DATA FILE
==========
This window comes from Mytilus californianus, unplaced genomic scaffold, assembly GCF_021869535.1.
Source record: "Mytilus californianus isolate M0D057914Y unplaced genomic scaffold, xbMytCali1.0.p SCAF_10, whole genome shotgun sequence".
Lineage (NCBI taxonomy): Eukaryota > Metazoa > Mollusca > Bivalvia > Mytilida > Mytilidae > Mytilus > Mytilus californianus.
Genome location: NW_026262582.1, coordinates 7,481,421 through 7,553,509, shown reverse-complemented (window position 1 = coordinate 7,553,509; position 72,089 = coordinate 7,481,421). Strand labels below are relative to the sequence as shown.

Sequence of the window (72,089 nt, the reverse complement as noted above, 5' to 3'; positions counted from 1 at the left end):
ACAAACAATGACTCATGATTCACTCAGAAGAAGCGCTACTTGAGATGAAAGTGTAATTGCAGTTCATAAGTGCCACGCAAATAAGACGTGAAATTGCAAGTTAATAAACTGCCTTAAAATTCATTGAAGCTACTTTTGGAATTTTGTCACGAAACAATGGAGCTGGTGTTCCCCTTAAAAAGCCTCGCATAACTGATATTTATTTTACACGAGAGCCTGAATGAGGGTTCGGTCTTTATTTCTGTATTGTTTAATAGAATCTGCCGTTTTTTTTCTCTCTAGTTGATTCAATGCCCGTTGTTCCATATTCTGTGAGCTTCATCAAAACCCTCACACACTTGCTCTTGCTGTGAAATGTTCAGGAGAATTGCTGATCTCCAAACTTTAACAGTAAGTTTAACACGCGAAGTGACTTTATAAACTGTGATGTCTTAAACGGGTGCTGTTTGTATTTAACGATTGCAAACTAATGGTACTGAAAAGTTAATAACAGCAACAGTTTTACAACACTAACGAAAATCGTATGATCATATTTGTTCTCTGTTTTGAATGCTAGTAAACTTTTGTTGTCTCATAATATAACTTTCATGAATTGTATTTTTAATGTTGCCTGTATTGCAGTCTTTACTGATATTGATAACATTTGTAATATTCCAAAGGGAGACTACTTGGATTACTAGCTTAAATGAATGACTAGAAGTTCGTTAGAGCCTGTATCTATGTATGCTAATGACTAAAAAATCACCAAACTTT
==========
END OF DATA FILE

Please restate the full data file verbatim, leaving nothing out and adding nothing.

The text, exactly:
This window comes from Mytilus californianus, unplaced genomic scaffold, assembly GCF_021869535.1.
Source record: "Mytilus californianus isolate M0D057914Y unplaced genomic scaffold, xbMytCali1.0.p SCAF_10, whole genome shotgun sequence".
Lineage (NCBI taxonomy): Eukaryota > Metazoa > Mollusca > Bivalvia > Mytilida > Mytilidae > Mytilus > Mytilus californianus.
Genome location: NW_026262582.1, coordinates 7,481,421 through 7,553,509, shown reverse-complemented (window position 1 = coordinate 7,553,509; position 72,089 = coordinate 7,481,421). Strand labels below are relative to the sequence as shown.

Sequence of the window (72,089 nt, the reverse complement as noted above, 5' to 3'; positions counted from 1 at the left end):
ACAAACAATGACTCATGATTCACTCAGAAGAAGCGCTACTTGAGATGAAAGTGTAATTGCAGTTCATAAGTGCCACGCAAATAAGACGTGAAATTGCAAGTTAATAAACTGCCTTAAAATTCATTGAAGCTACTTTTGGAATTTTGTCACGAAACAATGGAGCTGGTGTTCCCCTTAAAAAGCCTCGCATAACTGATATTTATTTTACACGAGAGCCTGAATGAGGGTTCGGTCTTTATTTCTGTATTGTTTAATAGAATCTGCCGTTTTTTTTCTCTCTAGTTGATTCAATGCCCGTTGTTCCATATTCTGTGAGCTTCATCAAAACCCTCACACACTTGCTCTTGCTGTGAAATGTTCAGGAGAATTGCTGATCTCCAAACTTTAACAGTAAGTTTAACACGCGAAGTGACTTTATAAACTGTGATGTCTTAAACGGGTGCTGTTTGTATTTAACGATTGCAAACTAATGGTACTGAAAAGTTAATAACAGCAACAGTTTTACAACACTAACGAAAATCGTATGATCATATTTGTTCTCTGTTTTGAATGCTAGTAAACTTTTGTTGTCTCATAATATAACTTTCATGAATTGTATTTTTAATGTTGCCTGTATTGCAGTCTTTACTGATATTGATAACATTTGTAATATTCCAAAGGGAGACTACTTGGATTACTAGCTTAAATGAATGACTAGAAGTTCGTTAGAGCCTGTATCTATGTATGCTAATGACTAAAAAATCACCAAACTTT